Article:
by Patrick Ehlers
This article contains SPOILERS. If you haven’t read the issue yet, proceed at your own risk!
The entirety of Donny Cates and Dylan Burnett’s Cosmic Ghost Rider has been about enthusiastically mashing up disparate elements of the Marvel Universe to create singularly compelling ideas. Our hero, if we wanna call him that, is a mix between Punisher, Ghost Rider and Silver Surfer. He spent the whole last issue battling teams of What-If cross-over mash-up characters until grown-up Punisher-Thanos came back in time from the future to rescue him. But the fourth issue finds the creative team juxtaposing disparate qualities that are far more elemental and aesthetic. Instead of a Juggernaut that is also a Duck, Cosmic Ghost Rider 4 give us a pastoral fantasy that is also a post apocalyptic nightmare.
And since we’ve been reading about the hellbound adventures of a revenge-driven space ghost, artist Dylan Burnett has his work cut for him in communicating anything even remotely resembling peace. Burnett luxuriates in the space a two-page spread provides him, drawing panels that stretch on as long and lazily as you’d expect a summer day to.
It’s sort of astonishing to see how colorist Anontio Fabela repurposes the reds and oranges from the previous pages, which were once evocative of blood and fire, and transforms them into a serene sunset. Check it out, the warm colors universally become less threatening as we move from left to right across the two-page spread, eventually extinguishing the flame around Frank’s head.
To top it all off, Cates and Burnett offer Frank the ultimate peace: this is a part in the timeline where he has already died. Frank and Thanos take a moment to pay their respects to his gravestone sitting in the shade of a lonely tree. It’s a beautiful image, powerful enough that Frank doesn’t even want to know how he died. The setting is so peaceful, and this version of the world so perfect, he can finally stop fussing over changing the past.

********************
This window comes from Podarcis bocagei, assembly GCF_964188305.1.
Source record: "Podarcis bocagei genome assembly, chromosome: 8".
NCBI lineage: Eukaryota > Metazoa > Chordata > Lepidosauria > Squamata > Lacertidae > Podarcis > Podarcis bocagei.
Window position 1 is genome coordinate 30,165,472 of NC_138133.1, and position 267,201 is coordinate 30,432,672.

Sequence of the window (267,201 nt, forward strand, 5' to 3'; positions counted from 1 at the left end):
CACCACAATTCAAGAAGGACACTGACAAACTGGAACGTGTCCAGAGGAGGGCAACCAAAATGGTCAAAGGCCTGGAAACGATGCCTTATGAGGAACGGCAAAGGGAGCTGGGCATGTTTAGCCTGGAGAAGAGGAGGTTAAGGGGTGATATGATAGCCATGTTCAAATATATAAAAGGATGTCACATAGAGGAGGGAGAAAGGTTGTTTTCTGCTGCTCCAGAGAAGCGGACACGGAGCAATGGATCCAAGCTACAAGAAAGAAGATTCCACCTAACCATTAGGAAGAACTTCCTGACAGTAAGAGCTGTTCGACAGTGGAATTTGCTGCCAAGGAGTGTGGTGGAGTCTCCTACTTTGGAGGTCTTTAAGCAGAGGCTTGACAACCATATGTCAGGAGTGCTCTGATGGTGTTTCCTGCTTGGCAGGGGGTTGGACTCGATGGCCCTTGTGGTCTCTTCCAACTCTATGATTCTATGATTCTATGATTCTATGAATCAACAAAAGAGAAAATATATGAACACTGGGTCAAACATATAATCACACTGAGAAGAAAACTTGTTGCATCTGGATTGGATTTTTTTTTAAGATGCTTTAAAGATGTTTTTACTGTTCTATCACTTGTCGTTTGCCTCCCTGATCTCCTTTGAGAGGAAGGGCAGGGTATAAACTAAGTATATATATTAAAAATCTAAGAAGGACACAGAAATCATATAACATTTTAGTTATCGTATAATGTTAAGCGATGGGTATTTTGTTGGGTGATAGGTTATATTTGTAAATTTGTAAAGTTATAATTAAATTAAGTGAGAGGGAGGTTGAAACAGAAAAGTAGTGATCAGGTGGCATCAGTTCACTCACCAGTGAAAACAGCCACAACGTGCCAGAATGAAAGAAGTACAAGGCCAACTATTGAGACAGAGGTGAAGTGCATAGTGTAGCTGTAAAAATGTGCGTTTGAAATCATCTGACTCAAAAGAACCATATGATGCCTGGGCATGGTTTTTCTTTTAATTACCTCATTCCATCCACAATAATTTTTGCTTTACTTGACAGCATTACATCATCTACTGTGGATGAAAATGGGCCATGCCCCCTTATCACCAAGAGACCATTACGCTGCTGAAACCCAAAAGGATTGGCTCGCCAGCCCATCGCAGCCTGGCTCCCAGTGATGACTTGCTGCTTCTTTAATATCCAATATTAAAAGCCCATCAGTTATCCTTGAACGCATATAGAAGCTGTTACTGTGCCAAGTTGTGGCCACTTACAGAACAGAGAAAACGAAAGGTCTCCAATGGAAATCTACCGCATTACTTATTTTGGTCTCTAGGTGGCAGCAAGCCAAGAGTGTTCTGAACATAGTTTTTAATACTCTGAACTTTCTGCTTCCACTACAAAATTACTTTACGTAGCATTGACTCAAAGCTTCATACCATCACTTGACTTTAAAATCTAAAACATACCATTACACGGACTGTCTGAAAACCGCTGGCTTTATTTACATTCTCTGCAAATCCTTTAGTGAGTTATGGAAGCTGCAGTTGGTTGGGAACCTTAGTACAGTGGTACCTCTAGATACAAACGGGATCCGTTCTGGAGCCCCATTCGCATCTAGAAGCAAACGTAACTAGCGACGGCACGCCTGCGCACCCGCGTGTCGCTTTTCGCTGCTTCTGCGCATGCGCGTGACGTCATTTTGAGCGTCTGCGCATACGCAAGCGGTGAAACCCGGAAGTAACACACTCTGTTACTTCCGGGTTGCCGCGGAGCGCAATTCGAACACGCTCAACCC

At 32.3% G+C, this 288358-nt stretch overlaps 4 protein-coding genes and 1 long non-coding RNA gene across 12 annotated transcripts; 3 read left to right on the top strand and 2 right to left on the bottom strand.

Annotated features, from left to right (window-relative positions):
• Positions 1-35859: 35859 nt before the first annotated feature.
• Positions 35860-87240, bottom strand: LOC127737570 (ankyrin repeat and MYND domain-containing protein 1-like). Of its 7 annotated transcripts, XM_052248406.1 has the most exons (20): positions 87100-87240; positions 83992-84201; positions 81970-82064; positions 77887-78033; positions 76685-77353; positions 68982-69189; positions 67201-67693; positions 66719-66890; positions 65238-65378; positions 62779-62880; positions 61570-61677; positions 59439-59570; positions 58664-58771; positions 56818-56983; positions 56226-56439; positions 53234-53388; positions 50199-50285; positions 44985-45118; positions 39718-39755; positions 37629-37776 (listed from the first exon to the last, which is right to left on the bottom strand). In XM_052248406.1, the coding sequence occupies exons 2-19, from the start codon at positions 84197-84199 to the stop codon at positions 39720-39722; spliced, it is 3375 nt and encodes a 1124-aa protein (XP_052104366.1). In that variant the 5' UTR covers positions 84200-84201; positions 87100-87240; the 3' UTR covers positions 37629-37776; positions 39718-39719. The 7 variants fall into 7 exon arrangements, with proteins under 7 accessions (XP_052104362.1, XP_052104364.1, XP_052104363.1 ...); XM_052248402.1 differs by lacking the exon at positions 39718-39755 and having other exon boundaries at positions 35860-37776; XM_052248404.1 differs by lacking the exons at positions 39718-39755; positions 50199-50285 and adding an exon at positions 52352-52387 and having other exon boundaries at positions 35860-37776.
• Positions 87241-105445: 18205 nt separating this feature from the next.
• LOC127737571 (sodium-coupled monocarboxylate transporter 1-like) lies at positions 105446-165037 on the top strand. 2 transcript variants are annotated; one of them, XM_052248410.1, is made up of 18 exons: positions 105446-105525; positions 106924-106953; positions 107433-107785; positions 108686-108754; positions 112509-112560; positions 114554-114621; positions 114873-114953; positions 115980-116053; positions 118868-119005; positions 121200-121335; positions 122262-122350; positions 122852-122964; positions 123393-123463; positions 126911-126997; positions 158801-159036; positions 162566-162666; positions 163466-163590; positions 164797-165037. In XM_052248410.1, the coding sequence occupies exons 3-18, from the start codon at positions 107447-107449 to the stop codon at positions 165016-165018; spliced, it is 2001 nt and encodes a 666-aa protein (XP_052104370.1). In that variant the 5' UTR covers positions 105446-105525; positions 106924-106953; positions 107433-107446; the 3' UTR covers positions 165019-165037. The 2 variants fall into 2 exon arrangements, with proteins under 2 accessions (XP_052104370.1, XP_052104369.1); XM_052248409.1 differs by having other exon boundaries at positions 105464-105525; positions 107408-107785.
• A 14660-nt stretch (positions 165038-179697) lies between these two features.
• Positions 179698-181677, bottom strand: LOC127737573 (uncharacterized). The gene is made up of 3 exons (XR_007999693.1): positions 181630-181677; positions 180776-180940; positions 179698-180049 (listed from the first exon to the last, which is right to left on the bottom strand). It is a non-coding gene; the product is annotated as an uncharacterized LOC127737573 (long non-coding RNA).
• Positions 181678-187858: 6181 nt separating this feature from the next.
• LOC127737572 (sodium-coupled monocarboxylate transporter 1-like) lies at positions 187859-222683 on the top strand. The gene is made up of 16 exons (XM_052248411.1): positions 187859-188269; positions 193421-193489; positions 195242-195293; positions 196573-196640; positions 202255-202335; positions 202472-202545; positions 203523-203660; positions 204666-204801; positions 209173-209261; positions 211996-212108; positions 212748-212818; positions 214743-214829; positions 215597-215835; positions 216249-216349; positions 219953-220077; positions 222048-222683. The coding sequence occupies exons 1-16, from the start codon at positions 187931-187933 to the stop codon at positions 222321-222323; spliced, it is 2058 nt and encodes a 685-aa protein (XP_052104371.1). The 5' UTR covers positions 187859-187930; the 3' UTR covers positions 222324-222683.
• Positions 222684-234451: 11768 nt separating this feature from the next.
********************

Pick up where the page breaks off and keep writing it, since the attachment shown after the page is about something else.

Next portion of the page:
Ready for the turn? Of course you are! The three previous issues have taught you that nothing is just one thing. Punisher can’t just be Punisher, so paradise can’t just be paradise. At the literal half-way point in the issue, Frank discovers the edge of this pastoral plateau, beyond which lays the ruins of a rebellious civilization. Burnett mercifully keeps the reader far away from the specific and individual suffering in the camps, but the wider view is more than enough to communicate what happened here. It’s an important point to pivot on, proving there’s more than just spectacle to Cosmic Ghost Rider. This pathos motivates Frank to put a gun to a baby’s head… a baby Thanos, but still. So when Thanos re-enlists Frank as his herald, it feels more like genuine tragedy than mythological pieces falling back into place. The mash-ups become real, and really sad, at the same time.
The conversation doesn’t stop there. What do you wanna talk about from this issue?